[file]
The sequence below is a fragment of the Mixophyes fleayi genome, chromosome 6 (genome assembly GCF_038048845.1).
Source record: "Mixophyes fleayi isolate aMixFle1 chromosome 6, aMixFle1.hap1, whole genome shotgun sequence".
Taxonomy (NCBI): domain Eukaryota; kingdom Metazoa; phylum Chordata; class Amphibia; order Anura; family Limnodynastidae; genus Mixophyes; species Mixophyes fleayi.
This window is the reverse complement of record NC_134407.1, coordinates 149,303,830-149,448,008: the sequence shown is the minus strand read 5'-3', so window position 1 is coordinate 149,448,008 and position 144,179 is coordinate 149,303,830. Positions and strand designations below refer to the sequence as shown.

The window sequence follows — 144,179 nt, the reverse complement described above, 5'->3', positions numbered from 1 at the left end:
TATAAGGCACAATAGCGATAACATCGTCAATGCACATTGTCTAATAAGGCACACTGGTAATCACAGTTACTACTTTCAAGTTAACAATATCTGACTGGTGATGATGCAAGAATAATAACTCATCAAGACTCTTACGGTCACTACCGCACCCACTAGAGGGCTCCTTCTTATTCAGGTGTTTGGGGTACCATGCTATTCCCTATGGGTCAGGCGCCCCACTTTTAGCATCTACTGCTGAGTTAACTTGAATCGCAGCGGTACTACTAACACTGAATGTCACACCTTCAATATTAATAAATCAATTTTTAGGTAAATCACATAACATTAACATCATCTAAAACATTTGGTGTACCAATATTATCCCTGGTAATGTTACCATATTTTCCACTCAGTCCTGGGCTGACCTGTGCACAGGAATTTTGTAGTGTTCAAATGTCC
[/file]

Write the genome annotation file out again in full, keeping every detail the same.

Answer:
The sequence below is a fragment of the Mixophyes fleayi genome, chromosome 6 (genome assembly GCF_038048845.1).
Source record: "Mixophyes fleayi isolate aMixFle1 chromosome 6, aMixFle1.hap1, whole genome shotgun sequence".
Taxonomy (NCBI): domain Eukaryota; kingdom Metazoa; phylum Chordata; class Amphibia; order Anura; family Limnodynastidae; genus Mixophyes; species Mixophyes fleayi.
This window is the reverse complement of record NC_134407.1, coordinates 149,303,830-149,448,008: the sequence shown is the minus strand read 5'-3', so window position 1 is coordinate 149,448,008 and position 144,179 is coordinate 149,303,830. Positions and strand designations below refer to the sequence as shown.

The window sequence follows — 144,179 nt, the reverse complement described above, 5'->3', positions numbered from 1 at the left end:
TATAAGGCACAATAGCGATAACATCGTCAATGCACATTGTCTAATAAGGCACACTGGTAATCACAGTTACTACTTTCAAGTTAACAATATCTGACTGGTGATGATGCAAGAATAATAACTCATCAAGACTCTTACGGTCACTACCGCACCCACTAGAGGGCTCCTTCTTATTCAGGTGTTTGGGGTACCATGCTATTCCCTATGGGTCAGGCGCCCCACTTTTAGCATCTACTGCTGAGTTAACTTGAATCGCAGCGGTACTACTAACACTGAATGTCACACCTTCAATATTAATAAATCAATTTTTAGGTAAATCACATAACATTAACATCATCTAAAACATTTGGTGTACCAATATTATCCCTGGTAATGTTACCATATTTTCCACTCAGTCCTGGGCTGACCTGTGCACAGGAATTTTGTAGTGTTCAAATGTCC